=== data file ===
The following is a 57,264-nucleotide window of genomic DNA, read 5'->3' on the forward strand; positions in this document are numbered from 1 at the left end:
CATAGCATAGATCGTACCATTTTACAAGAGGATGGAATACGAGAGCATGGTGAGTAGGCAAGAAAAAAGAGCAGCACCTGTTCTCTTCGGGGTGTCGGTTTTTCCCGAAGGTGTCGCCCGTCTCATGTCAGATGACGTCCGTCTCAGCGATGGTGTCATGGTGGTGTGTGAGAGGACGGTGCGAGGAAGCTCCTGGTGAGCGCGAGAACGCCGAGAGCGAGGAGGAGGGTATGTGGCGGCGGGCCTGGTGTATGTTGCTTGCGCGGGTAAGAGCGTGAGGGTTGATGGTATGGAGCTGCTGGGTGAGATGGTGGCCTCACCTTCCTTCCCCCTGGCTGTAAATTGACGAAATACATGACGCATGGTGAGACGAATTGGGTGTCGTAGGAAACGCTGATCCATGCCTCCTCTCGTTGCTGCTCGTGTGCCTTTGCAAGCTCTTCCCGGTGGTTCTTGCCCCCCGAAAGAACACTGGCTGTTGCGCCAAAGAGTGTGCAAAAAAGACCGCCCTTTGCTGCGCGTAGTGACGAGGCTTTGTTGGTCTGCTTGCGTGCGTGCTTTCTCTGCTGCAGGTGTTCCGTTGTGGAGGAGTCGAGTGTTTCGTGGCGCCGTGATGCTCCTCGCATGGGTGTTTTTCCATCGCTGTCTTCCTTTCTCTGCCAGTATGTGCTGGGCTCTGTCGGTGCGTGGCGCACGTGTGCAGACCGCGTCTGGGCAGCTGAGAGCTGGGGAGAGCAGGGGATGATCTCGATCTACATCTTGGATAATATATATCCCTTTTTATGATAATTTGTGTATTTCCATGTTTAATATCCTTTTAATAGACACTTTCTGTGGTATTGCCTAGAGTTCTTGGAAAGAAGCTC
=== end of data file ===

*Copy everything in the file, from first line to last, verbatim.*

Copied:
The following is a 57,264-nucleotide window of genomic DNA, read 5'->3' on the forward strand; positions in this document are numbered from 1 at the left end:
CATAGCATAGATCGTACCATTTTACAAGAGGATGGAATACGAGAGCATGGTGAGTAGGCAAGAAAAAAGAGCAGCACCTGTTCTCTTCGGGGTGTCGGTTTTTCCCGAAGGTGTCGCCCGTCTCATGTCAGATGACGTCCGTCTCAGCGATGGTGTCATGGTGGTGTGTGAGAGGACGGTGCGAGGAAGCTCCTGGTGAGCGCGAGAACGCCGAGAGCGAGGAGGAGGGTATGTGGCGGCGGGCCTGGTGTATGTTGCTTGCGCGGGTAAGAGCGTGAGGGTTGATGGTATGGAGCTGCTGGGTGAGATGGTGGCCTCACCTTCCTTCCCCCTGGCTGTAAATTGACGAAATACATGACGCATGGTGAGACGAATTGGGTGTCGTAGGAAACGCTGATCCATGCCTCCTCTCGTTGCTGCTCGTGTGCCTTTGCAAGCTCTTCCCGGTGGTTCTTGCCCCCCGAAAGAACACTGGCTGTTGCGCCAAAGAGTGTGCAAAAAAGACCGCCCTTTGCTGCGCGTAGTGACGAGGCTTTGTTGGTCTGCTTGCGTGCGTGCTTTCTCTGCTGCAGGTGTTCCGTTGTGGAGGAGTCGAGTGTTTCGTGGCGCCGTGATGCTCCTCGCATGGGTGTTTTTCCATCGCTGTCTTCCTTTCTCTGCCAGTATGTGCTGGGCTCTGTCGGTGCGTGGCGCACGTGTGCAGACCGCGTCTGGGCAGCTGAGAGCTGGGGAGAGCAGGGGATGATCTCGATCTACATCTTGGATAATATATATCCCTTTTTATGATAATTTGTGTATTTCCATGTTTAATATCCTTTTAATAGACACTTTCTGTGGTATTGCCTAGAGTTCTTGGAAAGAAGCTC